"I haven't been happy with them, but I haven't been unhappy," he said. "Adam was injured during the work stoppage and is just finding his game. Andrew, maybe it's a bunch of playing with Adam and the pair hasn't been as strong as they normally are. But they're both veterans in this league, and I expect them to find their game and historically they have. Maybe it's just an aberration this year because of the work stoppage, but that's an area where we can improve too."
The most-mentioned weakness of this team, the power play, does not appear to be a major concern for Chiarelli. While the Bruins currently rank No. 26 in the NHL in power-play percentage, Chiarelli has seen improvement and believes the cure to that long-standing issue lies within his current roster still.
"We think we can handle it internally," Chiarelli said. "We've got the players and the skill where we should be ranked higher than we're ranked. Part of that is that in general -- even strength or power play -- we're not finishing our chances. That lack of confidence turns over to the power play, so that's part of it. I think we can manage it internally, and I certainly feel we have the personnel to have a better power play."
The Boston GM was then asked if he has or has ever felt the need over the last two seasons to add a power-play specialist to the coaching staff?
"No. We have confidence in our coaches and I have confidence in our coaches," Chiarelli answered. "Actually, lately the margin has been so slim where we've scored one or two seconds out of a power play and then counting that we've had three in our last four games, and I like our movement on the power play."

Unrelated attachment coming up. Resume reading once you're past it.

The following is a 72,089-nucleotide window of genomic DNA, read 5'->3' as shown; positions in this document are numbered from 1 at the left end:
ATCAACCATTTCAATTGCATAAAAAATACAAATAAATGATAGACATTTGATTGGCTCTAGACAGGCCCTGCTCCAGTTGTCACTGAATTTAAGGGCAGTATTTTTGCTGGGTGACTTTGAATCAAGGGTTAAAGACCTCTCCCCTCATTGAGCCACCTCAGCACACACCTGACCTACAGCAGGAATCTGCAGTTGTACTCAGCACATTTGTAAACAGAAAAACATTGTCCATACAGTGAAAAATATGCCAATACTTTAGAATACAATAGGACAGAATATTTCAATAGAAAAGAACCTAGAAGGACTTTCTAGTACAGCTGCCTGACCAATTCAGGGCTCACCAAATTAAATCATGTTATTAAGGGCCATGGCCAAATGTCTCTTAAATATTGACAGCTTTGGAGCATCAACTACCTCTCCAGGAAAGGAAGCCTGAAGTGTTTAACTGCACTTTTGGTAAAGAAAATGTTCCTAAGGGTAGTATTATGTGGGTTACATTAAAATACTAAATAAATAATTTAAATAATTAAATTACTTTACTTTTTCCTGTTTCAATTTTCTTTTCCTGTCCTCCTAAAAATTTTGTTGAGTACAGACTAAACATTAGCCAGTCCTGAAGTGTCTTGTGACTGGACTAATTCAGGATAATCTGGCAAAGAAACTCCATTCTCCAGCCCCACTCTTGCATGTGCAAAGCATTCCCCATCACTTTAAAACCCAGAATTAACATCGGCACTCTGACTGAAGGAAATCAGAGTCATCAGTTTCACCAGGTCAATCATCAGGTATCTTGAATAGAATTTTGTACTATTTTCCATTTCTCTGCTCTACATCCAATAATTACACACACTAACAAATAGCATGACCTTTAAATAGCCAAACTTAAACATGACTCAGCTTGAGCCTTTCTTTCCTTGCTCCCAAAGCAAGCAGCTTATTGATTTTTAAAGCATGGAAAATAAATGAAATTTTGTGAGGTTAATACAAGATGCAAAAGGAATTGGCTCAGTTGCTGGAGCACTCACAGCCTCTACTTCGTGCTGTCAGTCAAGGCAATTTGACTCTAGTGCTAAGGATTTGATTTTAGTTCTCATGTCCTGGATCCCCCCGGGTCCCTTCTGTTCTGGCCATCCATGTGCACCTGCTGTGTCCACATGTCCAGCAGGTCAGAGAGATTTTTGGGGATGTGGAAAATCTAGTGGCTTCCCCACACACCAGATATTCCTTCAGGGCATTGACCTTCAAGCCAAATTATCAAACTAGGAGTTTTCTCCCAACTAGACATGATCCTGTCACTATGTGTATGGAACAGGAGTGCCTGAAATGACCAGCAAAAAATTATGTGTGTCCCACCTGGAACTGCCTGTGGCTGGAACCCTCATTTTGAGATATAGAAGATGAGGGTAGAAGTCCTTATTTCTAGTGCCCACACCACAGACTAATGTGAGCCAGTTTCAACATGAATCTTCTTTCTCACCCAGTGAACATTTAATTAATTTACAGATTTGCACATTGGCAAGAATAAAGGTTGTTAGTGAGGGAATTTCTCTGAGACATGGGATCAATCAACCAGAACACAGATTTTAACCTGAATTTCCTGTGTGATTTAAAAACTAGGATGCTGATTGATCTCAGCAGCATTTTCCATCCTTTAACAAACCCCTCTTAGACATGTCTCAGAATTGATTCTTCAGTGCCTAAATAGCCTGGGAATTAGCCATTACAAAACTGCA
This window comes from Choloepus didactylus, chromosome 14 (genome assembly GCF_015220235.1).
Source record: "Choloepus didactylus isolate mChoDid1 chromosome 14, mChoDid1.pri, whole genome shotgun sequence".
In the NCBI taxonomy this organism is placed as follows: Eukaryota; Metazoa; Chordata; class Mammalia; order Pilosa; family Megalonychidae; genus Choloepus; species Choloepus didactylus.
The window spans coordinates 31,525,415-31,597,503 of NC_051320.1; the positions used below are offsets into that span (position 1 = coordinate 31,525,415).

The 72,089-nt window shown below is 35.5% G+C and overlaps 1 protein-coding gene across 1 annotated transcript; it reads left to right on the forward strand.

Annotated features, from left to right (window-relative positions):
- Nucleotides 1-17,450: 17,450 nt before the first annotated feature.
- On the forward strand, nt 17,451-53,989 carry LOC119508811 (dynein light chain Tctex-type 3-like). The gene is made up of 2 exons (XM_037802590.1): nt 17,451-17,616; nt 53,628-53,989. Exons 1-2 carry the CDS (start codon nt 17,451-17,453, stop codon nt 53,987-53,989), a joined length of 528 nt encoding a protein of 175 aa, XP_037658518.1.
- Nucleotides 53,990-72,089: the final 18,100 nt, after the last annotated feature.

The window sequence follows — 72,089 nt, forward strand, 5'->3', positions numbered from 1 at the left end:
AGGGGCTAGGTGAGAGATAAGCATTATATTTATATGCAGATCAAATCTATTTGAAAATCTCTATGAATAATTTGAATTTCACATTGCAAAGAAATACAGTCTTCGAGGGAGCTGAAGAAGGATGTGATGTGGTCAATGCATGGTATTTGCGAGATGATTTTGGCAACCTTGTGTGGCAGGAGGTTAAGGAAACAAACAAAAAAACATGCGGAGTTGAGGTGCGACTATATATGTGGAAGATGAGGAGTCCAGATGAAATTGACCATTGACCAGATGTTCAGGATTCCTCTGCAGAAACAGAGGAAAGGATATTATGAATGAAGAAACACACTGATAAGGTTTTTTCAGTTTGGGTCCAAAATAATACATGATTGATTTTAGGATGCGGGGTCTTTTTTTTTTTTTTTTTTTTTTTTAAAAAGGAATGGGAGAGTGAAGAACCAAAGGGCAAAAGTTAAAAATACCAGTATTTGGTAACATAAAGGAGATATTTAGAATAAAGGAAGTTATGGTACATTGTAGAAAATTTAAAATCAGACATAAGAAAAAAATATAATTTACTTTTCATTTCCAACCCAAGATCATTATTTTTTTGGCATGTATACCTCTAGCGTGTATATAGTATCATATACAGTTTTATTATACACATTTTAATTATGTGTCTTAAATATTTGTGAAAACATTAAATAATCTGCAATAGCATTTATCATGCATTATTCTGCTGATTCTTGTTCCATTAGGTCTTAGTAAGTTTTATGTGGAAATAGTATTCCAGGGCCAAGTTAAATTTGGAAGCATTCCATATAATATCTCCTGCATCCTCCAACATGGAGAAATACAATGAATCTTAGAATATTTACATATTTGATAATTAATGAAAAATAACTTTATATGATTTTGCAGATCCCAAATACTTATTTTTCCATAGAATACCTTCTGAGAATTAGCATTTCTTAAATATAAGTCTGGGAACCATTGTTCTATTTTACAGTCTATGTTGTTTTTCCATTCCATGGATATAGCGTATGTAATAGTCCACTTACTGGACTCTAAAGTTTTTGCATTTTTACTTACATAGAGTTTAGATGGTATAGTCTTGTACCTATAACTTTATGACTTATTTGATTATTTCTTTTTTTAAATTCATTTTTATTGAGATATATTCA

As far as Chiarelli is concerned, there are two ways to improve the power play: getting more of them and getting dirty.
"The one thing that's never really brought up on our power play is that we're perennially in the lower quartile of power-play opportunities," Chiarelli pointed out. "I don't know why that is, and certainly there is something to be said about repetition. The more chances you get, the more you're going to get in a groove. I don't know why that is, but I just wanted to make that observation."
Chiarelli then used future Hall of Famer Mark Recchi as an example of what he wants his players to play like on the power play and at even strength.
"When I talk about dirty areas, and a lot of Mark Recchi's goals were like that, and it's about shooting, putting pucks on net, going to areas where you're going to make them vulnerable by pulling the defenders away from the net," Chiarelli said. "You're going to get whacked when you go to those areas. But those are areas where you get the movement and move guys around, and we have to be better at that."
While Chiarelli thinks his team can be better with the players currently on the roster, it's clear he won't be afraid to pull the trigger on a deal if need be. Whether that would be to acquire a Recchi-type player -- if there is one out there -- as he did in 2009, or bring in defensive depth, as he has done on numerous occasions as Bruins GM, Chiarelli will be active in trying to improve the team.